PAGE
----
Seto Hiroyuki, the Tamogami Toshio supporter (he supported the ex-ASDF man during campaigning for the Tokyo governorship) who showed up in an Akahata article after he called on people to take part in a party celebrating Adolf Hitler’s 125th birthday, writes on his blog:
Such a surprise to me, to show up in that Communist Party rag, the Akahata. I never thought I’d make it to those pages, and I’m astonished to be there.
A liberal democratic society is one where any kind of thought or belief can be freely held. Why, even members of the Aum Supreme Truth cult, which released sarin gas on the subways, can remain active so long as they don’t fall afoul of the law. Why, then, should there be any problem in gathering for quiet conversation over glasses of wine on the occasion of the birthday of a historical figure?
They’ve tied the whole issue to Tamogami, too, but again I must ask: What is the problem in offering my support to him on my blog as a marvelous patriot who comes from the same Fukushima soil that I do? It’s not as though I gave speeches in support of the man on street corners. I just wrote about him here on my blog.
But if even this is enough to make me fair game for this sort of criticism, then it looks like the Communists don’t believe in the freedom of speech. There’s no freedom to criticize the communist parties in North Korea or in Communist China. If you did so in North Korea, you’d be shot on the spot.
In Communist China, you might not be shot right then and there, but you’d be arrested and imprisoned right away. Communists do not believe in freedom of speech, and they’ve placed this quality of theirs very neatly on display in this latest article.
After displaying this remarkable blend of the concepts of freedom of speech, freedom from criticism, and totalitarian despotism, he takes his game to the next level:
I do not understand what’s wrong with praising Hitler. Are there seriously still people who believe that 6 million Jews were slaughtered? That’s a lie. A historical fabrication right up there with the Nanjing massacre and the forcible induction of comfort women.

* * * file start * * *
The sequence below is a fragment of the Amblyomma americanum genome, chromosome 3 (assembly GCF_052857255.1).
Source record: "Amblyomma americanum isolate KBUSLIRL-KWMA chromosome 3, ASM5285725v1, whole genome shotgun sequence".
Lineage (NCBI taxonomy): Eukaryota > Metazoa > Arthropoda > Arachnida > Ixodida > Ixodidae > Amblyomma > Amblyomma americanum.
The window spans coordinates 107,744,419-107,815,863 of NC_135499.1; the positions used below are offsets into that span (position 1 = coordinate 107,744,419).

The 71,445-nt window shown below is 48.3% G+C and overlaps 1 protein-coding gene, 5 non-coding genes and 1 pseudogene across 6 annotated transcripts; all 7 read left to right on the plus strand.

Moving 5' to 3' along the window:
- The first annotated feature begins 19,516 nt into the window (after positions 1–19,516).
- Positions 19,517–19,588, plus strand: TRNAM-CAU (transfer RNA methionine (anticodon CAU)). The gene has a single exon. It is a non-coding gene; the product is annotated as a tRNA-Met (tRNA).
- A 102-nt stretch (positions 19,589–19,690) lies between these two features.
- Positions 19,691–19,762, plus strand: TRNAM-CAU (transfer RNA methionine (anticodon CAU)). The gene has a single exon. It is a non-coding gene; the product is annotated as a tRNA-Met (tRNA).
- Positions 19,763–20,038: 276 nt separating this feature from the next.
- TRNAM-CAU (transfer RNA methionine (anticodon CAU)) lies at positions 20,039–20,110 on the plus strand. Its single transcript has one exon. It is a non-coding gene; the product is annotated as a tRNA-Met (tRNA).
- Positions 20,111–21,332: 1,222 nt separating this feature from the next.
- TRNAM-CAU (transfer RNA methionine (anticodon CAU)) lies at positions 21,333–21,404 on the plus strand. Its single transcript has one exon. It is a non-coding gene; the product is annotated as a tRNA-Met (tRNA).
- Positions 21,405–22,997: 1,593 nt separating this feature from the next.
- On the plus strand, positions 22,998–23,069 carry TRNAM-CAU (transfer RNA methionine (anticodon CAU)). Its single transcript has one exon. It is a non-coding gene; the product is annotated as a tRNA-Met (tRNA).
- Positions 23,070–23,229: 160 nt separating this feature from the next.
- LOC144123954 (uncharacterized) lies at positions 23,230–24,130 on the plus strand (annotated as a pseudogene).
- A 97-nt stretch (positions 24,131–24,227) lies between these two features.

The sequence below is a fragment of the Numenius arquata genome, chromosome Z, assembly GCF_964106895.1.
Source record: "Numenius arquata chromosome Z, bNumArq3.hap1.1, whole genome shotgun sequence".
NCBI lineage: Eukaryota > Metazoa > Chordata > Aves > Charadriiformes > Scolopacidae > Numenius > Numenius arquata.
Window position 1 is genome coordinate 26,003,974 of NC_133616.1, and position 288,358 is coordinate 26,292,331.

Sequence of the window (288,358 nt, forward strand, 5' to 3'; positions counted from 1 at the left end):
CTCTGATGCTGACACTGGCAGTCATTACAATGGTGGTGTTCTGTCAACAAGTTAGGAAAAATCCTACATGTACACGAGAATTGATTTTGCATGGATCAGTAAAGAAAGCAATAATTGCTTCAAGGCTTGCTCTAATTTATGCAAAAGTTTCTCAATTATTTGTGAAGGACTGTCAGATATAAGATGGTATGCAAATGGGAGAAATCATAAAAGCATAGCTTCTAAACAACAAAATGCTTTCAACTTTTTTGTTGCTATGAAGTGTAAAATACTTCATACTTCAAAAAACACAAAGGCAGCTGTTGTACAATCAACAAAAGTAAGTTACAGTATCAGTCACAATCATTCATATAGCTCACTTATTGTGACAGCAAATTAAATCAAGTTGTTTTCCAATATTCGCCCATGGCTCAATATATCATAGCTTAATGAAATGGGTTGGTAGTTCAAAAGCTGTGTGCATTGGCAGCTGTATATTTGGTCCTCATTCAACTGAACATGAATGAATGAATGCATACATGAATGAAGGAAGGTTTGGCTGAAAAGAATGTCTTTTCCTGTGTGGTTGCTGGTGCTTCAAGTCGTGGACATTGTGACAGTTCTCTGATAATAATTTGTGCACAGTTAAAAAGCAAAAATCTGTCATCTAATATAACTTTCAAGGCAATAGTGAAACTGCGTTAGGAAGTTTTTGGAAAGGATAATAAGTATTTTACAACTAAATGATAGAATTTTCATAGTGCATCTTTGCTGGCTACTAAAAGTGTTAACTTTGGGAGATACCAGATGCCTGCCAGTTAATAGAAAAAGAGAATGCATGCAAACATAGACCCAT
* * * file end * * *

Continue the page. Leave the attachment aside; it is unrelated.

This is followed by lengthy quotations from an article claiming that US House of Representatives member Walter Jones (R-NC) denied the Holocaust took place. (Um, no. While Walter is an interesting character in his own right, this Holocaust denial came from Art Jones, a congressional candidate from Illinois.)
Seto goes on:
There aren’t many bloggers who write on this issue, which is why I bring it up at this time—and by this time, I mean a time when another historical fiction, the “Nanjing massacre,” is also a topic of discussion.
There are in fact very similar backgrounds to these historical lies, the slaughter of the Jews and the Nanjing massacre, but it’s something of a taboo nowadays to argue on both of these fronts at once. When I once argued that these were both fabrications, even conservatives came out fiercely against me.
This was early in the Internet era, before blogs appeared. The manga artist Kobayashi Yoshinori ran a bulletin board called “Yoshirin” (at least I think that was the name). When I wrote a comment there, I came under concentrated fire:
"There was no Nanjing massacre, but the Jews were massacred. When Nazi believers like you write things like that it makes people believe that Nanjing must have happened too. Shut the hell up!"
I remember the criticism being along these lines. It made me sad, frankly. It’s one thing if a leftist writes something like this to me, but these were conservatives—so disappointing.
This goes on and on. He trots out a list of reasons why the Holocaust couldn’t have happened; revisits the “Marco Polo incident,” where publisher Bungei Shunjū axed the magazine Marco Polo after it printed an article in early 1995 in which Nishioka Masanori claimed the Holocaust was a hoax and there were no gas chambers, leading the Simon Wiesenthal Center to campaign against the magazine and threaten the publisher’s advertising revenue; and shares a long quote from that hub of nuanced historical research known as 2channel. The ribbon to tie up this package is figures on how many Stalin and Mao killed and a quip about how much the Communists love those guys.
At the end of this I don’t really know why I bothered translating the post. It’s pretty standard mouth-foaming revisionist idiocy. But the guy has gotten some attention recently thanks to the Hitler party idea and Tamogami’s decent showing in the Tokyo election. So there you have it.